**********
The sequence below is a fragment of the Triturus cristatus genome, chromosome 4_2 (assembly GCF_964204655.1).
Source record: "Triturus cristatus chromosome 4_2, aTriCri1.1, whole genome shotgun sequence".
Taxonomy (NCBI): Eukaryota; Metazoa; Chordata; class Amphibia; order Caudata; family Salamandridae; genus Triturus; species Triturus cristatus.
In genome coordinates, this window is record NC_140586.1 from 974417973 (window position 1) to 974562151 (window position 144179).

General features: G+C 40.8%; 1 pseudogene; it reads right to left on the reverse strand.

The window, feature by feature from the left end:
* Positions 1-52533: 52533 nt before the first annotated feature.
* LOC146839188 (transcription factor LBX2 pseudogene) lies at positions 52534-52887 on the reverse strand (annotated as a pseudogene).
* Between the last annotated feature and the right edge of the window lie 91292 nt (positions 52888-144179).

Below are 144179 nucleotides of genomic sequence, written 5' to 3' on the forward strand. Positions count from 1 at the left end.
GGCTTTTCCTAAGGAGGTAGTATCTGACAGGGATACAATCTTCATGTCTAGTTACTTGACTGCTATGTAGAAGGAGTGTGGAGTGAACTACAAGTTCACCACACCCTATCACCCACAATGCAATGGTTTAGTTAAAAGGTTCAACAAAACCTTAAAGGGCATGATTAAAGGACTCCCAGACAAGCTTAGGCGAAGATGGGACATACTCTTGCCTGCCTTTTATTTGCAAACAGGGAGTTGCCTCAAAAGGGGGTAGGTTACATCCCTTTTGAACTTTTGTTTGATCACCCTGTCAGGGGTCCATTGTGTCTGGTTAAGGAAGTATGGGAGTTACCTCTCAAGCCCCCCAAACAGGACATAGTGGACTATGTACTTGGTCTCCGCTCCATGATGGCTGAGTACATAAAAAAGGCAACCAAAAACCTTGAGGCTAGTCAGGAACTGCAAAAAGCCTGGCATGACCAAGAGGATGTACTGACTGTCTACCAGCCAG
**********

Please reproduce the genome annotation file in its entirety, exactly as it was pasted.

The sequence below is a fragment of the Triturus cristatus genome, chromosome 4_2 (assembly GCF_964204655.1).
Source record: "Triturus cristatus chromosome 4_2, aTriCri1.1, whole genome shotgun sequence".
Taxonomy (NCBI): Eukaryota; Metazoa; Chordata; class Amphibia; order Caudata; family Salamandridae; genus Triturus; species Triturus cristatus.
In genome coordinates, this window is record NC_140586.1 from 974417973 (window position 1) to 974562151 (window position 144179).

General features: G+C 40.8%; 1 pseudogene; it reads right to left on the reverse strand.

The window, feature by feature from the left end:
* Positions 1-52533: 52533 nt before the first annotated feature.
* LOC146839188 (transcription factor LBX2 pseudogene) lies at positions 52534-52887 on the reverse strand (annotated as a pseudogene).
* Between the last annotated feature and the right edge of the window lie 91292 nt (positions 52888-144179).

Below are 144179 nucleotides of genomic sequence, written 5' to 3' on the forward strand. Positions count from 1 at the left end.
GGCTTTTCCTAAGGAGGTAGTATCTGACAGGGATACAATCTTCATGTCTAGTTACTTGACTGCTATGTAGAAGGAGTGTGGAGTGAACTACAAGTTCACCACACCCTATCACCCACAATGCAATGGTTTAGTTAAAAGGTTCAACAAAACCTTAAAGGGCATGATTAAAGGACTCCCAGACAAGCTTAGGCGAAGATGGGACATACTCTTGCCTGCCTTTTATTTGCAAACAGGGAGTTGCCTCAAAAGGGGGTAGGTTACATCCCTTTTGAACTTTTGTTTGATCACCCTGTCAGGGGTCCATTGTGTCTGGTTAAGGAAGTATGGGAGTTACCTCTCAAGCCCCCCAAACAGGACATAGTGGACTATGTACTTGGTCTCCGCTCCATGATGGCTGAGTACATAAAAAAGGCAACCAAAAACCTTGAGGCTAGTCAGGAACTGCAAAAAGCCTGGCATGACCAAGAGGATGTACTGACTGTCTACCAGCCAG